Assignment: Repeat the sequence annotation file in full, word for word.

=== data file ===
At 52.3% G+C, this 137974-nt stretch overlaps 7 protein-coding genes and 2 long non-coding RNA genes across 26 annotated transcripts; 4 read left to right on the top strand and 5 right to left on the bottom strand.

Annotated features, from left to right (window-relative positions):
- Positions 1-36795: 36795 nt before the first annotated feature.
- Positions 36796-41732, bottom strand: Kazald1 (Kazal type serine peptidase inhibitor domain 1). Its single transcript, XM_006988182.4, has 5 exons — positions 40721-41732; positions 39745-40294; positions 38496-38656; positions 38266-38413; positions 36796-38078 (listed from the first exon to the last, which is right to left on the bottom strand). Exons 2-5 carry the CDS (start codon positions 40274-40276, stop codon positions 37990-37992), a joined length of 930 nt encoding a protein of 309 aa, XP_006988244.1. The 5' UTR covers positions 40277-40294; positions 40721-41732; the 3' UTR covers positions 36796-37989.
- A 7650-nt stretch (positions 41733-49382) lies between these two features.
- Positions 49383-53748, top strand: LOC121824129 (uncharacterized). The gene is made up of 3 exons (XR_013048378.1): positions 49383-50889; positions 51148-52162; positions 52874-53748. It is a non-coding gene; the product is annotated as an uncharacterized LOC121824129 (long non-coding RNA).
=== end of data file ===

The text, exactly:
At 52.3% G+C, this 137974-nt stretch overlaps 7 protein-coding genes and 2 long non-coding RNA genes across 26 annotated transcripts; 4 read left to right on the top strand and 5 right to left on the bottom strand.

Annotated features, from left to right (window-relative positions):
- Positions 1-36795: 36795 nt before the first annotated feature.
- Positions 36796-41732, bottom strand: Kazald1 (Kazal type serine peptidase inhibitor domain 1). Its single transcript, XM_006988182.4, has 5 exons — positions 40721-41732; positions 39745-40294; positions 38496-38656; positions 38266-38413; positions 36796-38078 (listed from the first exon to the last, which is right to left on the bottom strand). Exons 2-5 carry the CDS (start codon positions 40274-40276, stop codon positions 37990-37992), a joined length of 930 nt encoding a protein of 309 aa, XP_006988244.1. The 5' UTR covers positions 40277-40294; positions 40721-41732; the 3' UTR covers positions 36796-37989.
- A 7650-nt stretch (positions 41733-49382) lies between these two features.
- Positions 49383-53748, top strand: LOC121824129 (uncharacterized). The gene is made up of 3 exons (XR_013048378.1): positions 49383-50889; positions 51148-52162; positions 52874-53748. It is a non-coding gene; the product is annotated as an uncharacterized LOC121824129 (long non-coding RNA).